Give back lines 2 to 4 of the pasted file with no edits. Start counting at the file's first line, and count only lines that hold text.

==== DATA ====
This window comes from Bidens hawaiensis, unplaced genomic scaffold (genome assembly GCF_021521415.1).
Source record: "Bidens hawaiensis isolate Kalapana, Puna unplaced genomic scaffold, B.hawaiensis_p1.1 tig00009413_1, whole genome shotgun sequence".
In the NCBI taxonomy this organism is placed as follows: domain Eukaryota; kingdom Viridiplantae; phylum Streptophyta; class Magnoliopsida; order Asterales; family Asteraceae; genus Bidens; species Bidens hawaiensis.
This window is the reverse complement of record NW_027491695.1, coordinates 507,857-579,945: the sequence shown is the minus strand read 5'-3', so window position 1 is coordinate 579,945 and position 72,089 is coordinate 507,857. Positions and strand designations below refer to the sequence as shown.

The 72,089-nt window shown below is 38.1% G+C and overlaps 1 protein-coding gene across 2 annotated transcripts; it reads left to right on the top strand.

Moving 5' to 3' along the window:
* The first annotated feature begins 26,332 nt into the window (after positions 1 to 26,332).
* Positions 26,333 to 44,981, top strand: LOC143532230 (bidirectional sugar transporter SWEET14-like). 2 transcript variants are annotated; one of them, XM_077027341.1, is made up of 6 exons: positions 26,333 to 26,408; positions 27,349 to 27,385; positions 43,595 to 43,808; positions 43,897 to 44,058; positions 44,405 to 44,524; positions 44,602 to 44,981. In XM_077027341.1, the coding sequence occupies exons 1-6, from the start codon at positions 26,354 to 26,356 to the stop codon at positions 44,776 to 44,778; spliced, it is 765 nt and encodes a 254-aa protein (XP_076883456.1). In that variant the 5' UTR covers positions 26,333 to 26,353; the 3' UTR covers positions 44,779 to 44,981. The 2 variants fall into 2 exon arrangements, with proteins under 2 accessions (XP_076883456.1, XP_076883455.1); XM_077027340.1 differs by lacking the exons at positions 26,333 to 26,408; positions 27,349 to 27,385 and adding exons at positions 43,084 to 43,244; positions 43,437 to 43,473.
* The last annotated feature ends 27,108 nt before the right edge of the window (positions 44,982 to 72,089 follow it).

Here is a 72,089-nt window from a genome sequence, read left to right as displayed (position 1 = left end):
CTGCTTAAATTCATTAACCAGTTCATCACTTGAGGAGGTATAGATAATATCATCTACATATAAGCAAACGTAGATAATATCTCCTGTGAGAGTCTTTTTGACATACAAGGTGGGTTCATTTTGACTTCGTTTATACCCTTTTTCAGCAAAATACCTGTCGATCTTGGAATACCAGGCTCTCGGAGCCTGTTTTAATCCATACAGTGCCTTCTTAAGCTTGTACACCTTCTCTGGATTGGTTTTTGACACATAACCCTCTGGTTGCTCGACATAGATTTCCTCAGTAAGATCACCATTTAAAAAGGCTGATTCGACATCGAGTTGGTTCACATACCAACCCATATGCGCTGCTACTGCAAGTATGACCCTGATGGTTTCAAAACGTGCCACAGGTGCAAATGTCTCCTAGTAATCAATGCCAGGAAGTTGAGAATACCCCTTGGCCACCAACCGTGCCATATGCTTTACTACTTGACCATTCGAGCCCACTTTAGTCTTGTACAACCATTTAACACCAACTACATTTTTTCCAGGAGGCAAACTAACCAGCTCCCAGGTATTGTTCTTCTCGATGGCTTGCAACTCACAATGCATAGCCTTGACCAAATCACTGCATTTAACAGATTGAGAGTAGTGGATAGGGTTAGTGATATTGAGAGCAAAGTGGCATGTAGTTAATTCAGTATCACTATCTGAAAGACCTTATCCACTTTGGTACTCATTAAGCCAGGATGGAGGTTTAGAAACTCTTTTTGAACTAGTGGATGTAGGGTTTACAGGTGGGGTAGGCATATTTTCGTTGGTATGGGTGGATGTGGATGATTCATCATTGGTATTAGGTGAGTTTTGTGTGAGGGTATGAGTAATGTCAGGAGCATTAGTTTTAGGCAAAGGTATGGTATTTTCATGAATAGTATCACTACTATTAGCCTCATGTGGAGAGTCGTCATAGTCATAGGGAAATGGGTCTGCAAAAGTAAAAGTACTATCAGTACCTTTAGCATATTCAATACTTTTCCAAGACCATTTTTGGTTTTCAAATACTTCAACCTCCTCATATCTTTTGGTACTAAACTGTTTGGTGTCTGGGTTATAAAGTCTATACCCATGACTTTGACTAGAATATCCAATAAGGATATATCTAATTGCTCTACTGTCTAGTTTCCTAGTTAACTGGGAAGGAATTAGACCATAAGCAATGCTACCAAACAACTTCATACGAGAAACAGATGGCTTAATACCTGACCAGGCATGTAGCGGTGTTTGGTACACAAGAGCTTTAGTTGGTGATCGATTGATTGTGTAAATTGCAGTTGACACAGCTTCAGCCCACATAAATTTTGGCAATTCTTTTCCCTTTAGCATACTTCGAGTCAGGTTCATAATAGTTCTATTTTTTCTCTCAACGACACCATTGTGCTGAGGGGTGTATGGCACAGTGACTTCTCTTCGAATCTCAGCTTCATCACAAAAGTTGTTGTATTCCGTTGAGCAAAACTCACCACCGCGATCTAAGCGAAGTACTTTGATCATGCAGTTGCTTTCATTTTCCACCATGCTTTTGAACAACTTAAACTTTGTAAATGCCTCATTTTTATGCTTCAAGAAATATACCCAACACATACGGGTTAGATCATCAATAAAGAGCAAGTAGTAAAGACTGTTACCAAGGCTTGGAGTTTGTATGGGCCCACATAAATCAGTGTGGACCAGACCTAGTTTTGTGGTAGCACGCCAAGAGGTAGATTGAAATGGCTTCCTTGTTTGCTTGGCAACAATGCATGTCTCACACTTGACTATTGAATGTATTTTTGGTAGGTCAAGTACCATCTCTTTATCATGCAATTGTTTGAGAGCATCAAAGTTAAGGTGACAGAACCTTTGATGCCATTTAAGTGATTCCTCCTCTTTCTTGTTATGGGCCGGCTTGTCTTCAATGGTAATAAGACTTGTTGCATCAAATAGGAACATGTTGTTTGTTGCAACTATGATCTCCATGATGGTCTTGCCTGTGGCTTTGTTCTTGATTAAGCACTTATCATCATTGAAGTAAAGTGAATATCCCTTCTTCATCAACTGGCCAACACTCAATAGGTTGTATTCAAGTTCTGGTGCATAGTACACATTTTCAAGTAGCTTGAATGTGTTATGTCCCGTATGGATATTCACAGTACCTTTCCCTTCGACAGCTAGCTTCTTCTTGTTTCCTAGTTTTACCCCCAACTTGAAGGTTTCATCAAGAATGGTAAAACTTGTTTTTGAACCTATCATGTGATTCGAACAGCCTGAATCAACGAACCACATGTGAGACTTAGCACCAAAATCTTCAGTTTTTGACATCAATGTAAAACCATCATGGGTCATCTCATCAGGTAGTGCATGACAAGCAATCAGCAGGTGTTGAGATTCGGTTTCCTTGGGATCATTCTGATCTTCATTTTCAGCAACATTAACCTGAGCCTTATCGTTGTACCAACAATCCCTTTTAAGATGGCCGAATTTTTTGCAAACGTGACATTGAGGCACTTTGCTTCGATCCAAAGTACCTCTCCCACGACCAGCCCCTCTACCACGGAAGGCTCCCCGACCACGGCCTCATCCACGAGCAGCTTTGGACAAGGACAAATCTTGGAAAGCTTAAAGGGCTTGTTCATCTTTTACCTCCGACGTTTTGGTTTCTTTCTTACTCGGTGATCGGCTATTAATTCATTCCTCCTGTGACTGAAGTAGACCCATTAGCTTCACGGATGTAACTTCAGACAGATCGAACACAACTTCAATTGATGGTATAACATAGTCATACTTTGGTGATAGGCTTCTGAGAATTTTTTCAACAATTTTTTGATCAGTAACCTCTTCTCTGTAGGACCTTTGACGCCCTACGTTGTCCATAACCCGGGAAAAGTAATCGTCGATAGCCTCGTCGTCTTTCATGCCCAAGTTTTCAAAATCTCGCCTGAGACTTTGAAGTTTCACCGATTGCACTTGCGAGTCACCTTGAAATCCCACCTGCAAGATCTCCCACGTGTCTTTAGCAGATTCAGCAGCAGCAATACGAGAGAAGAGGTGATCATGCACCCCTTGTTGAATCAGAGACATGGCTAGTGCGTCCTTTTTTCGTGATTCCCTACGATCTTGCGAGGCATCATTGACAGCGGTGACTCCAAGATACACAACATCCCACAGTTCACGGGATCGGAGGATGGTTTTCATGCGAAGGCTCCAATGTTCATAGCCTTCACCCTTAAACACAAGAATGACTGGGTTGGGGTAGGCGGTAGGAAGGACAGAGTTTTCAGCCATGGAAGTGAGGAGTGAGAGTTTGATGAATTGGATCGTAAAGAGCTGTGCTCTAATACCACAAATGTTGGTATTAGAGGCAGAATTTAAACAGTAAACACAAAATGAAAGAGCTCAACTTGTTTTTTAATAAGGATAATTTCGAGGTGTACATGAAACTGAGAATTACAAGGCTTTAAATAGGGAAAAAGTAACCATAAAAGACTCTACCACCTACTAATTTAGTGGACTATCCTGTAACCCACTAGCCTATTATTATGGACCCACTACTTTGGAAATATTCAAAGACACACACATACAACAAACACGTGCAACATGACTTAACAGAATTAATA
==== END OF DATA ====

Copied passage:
Source record: "Bidens hawaiensis isolate Kalapana, Puna unplaced genomic scaffold, B.hawaiensis_p1.1 tig00009413_1, whole genome shotgun sequence".
In the NCBI taxonomy this organism is placed as follows: domain Eukaryota; kingdom Viridiplantae; phylum Streptophyta; class Magnoliopsida; order Asterales; family Asteraceae; genus Bidens; species Bidens hawaiensis.
This window is the reverse complement of record NW_027491695.1, coordinates 507,857-579,945: the sequence shown is the minus strand read 5'-3', so window position 1 is coordinate 579,945 and position 72,089 is coordinate 507,857. Positions and strand designations below refer to the sequence as shown.